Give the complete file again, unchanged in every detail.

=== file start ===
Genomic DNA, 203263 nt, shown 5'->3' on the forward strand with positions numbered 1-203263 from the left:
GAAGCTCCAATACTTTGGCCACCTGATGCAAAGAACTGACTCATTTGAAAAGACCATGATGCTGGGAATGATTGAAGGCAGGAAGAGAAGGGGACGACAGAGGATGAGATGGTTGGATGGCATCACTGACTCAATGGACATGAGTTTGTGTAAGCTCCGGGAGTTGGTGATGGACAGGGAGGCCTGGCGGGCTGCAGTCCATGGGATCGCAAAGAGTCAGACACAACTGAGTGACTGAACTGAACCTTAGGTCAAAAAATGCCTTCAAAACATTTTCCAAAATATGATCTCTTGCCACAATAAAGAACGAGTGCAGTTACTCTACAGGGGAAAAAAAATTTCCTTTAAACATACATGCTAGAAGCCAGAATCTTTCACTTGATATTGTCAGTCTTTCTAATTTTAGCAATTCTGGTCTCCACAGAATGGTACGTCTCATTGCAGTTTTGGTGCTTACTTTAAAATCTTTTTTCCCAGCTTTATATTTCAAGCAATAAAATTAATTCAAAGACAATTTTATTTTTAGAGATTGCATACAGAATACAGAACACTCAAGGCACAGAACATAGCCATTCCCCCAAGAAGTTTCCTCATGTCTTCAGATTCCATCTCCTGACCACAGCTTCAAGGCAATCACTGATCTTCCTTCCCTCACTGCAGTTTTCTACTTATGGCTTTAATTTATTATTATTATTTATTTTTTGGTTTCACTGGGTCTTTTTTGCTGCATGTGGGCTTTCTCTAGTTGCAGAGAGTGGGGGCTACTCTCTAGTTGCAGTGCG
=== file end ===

Genomic DNA, 203263 nt, shown 5'->3' on the forward strand with positions numbered 1-203263 from the left:
GAAGCTCCAATACTTTGGCCACCTGATGCAAAGAACTGACTCATTTGAAAAGACCATGATGCTGGGAATGATTGAAGGCAGGAAGAGAAGGGGACGACAGAGGATGAGATGGTTGGATGGCATCACTGACTCAATGGACATGAGTTTGTGTAAGCTCCGGGAGTTGGTGATGGACAGGGAGGCCTGGCGGGCTGCAGTCCATGGGATCGCAAAGAGTCAGACACAACTGAGTGACTGAACTGAACCTTAGGTCAAAAAATGCCTTCAAAACATTTTCCAAAATATGATCTCTTGCCACAATAAAGAACGAGTGCAGTTACTCTACAGGGGAAAAAAAATTTCCTTTAAACATACATGCTAGAAGCCAGAATCTTTCACTTGATATTGTCAGTCTTTCTAATTTTAGCAATTCTGGTCTCCACAGAATGGTACGTCTCATTGCAGTTTTGGTGCTTACTTTAAAATCTTTTTTCCCAGCTTTATATTTCAAGCAATAAAATTAATTCAAAGACAATTTTATTTTTAGAGATTGCATACAGAATACAGAACACTCAAGGCACAGAACATAGCCATTCCCCCAAGAAGTTTCCTCATGTCTTCAGATTCCATCTCCTGACCACAGCTTCAAGGCAATCACTGATCTTCCTTCCCTCACTGCAGTTTTCTACTTATGGCTTTAATTTATTATTATTATTTATTTTTTGGTTTCACTGGGTCTTTTTTGCTGCATGTGGGCTTTCTCTAGTTGCAGAGAGTGGGGGCTACTCTCTAGTTGCAGTGCG